A better question... Where is the work? It is everywhere. And there is lots of it to be done.
Recent weeks have connected me with some truly talented people in the district, and given me opportunities to learn about what they do and why they do it. It has been a fascinating education. People spend so much time lamenting the demise of the garment district, its real estate woes, and the economy. While all of these are valid concerns, there are some really beautiful businesses employing workers whose heads are down, immersed in serious work, earning pay, fully engaged in the art of making things, or the business of doing so.
Truth: Some of us just love to make things, somehow being professionally involved with companies who make things, or have something to do with the fashion industry here in New York. Learn the names of the jobs you want to do. Production assistant? Design Assistant? Patternmaking? Know what the job you seek is called.
I read a book long ago, since destroyed after one of our NY hurricanes or something - I forget which recent disaster created the random basement flood... entitled, Zen and the Art of Making a Living
. A beautifully peaceful book about life and all of the challenges and joys associated with making a living, it really speaks to the working creatives among us.
I also read a book entitled The Business Side of Creativity
, where, even though the book isn't about the garment industry, much of the information applies, and one particular sentence impacted me profoundly (paraphrased),
"Remember, while you are looking for opportunities, opportunities are looking for you."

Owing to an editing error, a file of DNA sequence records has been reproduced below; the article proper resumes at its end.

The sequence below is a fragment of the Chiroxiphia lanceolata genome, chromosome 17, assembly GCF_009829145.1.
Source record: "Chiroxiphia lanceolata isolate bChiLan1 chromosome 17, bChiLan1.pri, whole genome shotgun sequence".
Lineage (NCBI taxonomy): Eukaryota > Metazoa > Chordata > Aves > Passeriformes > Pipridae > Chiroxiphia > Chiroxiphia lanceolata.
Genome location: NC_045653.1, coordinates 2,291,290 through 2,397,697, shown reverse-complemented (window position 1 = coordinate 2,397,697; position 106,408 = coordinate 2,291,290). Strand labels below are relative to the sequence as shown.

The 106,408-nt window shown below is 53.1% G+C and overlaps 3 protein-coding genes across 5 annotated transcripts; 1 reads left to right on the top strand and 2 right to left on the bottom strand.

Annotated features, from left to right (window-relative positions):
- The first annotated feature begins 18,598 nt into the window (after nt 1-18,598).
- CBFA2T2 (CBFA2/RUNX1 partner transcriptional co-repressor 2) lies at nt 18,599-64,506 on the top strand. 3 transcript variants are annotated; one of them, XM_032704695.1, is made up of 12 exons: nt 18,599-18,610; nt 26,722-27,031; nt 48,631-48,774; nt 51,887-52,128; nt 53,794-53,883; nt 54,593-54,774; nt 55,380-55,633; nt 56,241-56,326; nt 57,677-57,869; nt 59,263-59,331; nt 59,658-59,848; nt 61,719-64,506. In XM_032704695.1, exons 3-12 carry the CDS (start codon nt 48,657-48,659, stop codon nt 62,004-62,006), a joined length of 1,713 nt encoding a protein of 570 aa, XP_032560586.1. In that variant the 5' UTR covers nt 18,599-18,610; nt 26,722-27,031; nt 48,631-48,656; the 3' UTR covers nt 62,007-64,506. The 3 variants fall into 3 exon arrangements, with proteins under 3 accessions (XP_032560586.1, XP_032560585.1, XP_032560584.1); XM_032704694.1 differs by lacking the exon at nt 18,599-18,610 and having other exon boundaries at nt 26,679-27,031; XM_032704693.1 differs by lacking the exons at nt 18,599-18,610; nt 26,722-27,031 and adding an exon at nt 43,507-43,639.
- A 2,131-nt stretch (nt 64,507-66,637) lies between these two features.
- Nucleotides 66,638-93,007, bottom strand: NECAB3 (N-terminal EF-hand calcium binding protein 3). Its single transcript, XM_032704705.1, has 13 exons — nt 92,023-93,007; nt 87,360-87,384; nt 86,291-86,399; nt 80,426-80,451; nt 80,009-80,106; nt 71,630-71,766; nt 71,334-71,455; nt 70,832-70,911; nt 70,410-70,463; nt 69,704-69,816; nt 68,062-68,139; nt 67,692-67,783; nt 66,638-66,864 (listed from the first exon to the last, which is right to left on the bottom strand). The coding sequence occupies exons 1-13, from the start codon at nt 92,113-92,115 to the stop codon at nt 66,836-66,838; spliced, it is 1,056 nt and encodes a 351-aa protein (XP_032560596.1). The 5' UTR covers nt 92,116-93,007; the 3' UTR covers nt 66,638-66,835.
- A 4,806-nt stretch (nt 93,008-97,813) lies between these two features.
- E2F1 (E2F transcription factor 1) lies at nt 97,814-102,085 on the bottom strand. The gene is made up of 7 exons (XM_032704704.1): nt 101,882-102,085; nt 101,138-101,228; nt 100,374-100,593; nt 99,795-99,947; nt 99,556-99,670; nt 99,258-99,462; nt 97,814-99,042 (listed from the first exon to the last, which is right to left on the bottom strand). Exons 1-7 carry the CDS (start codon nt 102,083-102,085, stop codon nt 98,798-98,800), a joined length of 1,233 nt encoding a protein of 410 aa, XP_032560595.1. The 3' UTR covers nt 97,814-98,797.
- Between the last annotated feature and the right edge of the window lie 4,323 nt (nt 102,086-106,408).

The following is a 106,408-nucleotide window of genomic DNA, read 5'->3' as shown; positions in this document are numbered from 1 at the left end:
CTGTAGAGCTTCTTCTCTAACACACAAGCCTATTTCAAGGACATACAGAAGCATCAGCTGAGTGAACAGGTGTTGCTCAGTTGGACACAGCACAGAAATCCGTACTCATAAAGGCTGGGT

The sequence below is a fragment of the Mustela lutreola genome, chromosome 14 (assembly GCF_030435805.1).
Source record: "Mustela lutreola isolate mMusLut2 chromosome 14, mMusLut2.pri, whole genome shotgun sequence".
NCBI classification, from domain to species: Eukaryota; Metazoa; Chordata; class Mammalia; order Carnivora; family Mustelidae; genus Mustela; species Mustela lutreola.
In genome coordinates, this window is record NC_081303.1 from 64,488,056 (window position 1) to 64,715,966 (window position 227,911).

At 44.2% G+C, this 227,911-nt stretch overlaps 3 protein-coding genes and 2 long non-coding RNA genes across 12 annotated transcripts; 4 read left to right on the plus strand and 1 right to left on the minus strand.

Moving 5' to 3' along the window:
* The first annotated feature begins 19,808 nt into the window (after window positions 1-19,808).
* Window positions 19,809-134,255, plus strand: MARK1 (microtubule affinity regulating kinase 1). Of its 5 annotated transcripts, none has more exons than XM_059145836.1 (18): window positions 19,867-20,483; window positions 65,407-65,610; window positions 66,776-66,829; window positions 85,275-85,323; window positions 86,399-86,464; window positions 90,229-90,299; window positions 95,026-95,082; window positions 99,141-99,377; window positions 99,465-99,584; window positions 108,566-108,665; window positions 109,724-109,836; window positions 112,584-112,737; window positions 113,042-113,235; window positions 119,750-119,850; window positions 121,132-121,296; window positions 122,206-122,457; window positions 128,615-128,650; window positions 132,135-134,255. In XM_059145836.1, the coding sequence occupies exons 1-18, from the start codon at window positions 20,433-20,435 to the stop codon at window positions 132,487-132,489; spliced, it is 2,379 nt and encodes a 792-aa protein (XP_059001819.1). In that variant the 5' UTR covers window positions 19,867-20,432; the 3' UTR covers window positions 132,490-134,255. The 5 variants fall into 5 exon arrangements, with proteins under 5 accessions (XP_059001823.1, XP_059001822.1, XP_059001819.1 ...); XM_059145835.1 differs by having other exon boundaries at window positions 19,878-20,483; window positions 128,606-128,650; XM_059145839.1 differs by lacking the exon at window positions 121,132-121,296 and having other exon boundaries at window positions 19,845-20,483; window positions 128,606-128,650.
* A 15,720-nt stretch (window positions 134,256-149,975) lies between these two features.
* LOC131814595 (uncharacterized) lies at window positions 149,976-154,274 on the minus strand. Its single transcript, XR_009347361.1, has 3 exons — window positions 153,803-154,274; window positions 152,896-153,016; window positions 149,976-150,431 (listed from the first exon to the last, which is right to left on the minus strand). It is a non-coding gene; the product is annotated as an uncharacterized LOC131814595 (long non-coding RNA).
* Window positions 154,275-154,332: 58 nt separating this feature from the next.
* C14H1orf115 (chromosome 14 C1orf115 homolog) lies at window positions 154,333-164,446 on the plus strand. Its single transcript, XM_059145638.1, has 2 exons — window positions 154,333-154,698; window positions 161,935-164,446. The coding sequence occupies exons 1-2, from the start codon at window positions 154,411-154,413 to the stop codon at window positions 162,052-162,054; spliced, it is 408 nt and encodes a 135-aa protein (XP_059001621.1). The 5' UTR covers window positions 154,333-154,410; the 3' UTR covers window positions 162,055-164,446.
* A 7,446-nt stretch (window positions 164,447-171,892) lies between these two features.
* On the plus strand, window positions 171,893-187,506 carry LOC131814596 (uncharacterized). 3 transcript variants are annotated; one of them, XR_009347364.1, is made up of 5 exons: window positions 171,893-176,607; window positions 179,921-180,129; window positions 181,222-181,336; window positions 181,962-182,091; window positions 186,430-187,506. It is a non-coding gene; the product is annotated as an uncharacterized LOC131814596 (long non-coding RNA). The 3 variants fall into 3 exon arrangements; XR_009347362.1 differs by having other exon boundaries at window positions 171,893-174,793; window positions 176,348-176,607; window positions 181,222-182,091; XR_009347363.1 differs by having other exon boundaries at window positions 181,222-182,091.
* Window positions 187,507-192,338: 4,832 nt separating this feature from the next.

Lots of businesses need the help, but cannot find the talent. Sometimes they aren't full businesses, but large, intense projects, where freelance help is needed. Find out about unions for costume designers and productions, so that you know when the question, "Is this a Union set?" applies. There are lots of reasons why that is important - I could write a blog-novel on that stuff alone... Where do you find internship opportunities? If you're not in school, leave the house and ask
. Find the places you want to work, learn about them, go in, and start conversations. And no, the conversation is not, "Are you hiring interns for this summer? No? Okay..." It is asking about what they do, how they do it, whether they can always find enough help, if they need help, need an intern, need YOU?
Ahhh, internships. You have to evaluate internship opportunities with a careful eye. An internship is meant to serve an educational benefit for the intern, and a work benefit for the company. When the two don't meet, you can end up with a situation like the one detailed in this article
, detailing an internship gone wrong.
Once you've done your homework, try these resources.
Consider an interview to be a MUTUAL exchange of wants and needs, so they can see the real you, the value you bring, and the opportunity you seek.
Then, visit your school's internship placement office/site/bulletin board (if you're a student), and/or visit these sites:
- Think about what you can do for yourself
Since 1996, I have owned and managed a website listing self-employed dressmakers and sewing professional across the United States and abroad. If you want to list yourself on my Find a Dressmaker
site, list yourself by following this link. Note: Listings are paid, not free, and for a specified length of time.
is a site with plenty of links for job seekers and fashion professionals alike. A wealth of information available to you there.
NYC Fashion Info
The name says it all, right? Visit the page to learn more.
Above all, think positively, keep dreaming, and know that no matter what, people will continue to get dressed every single day.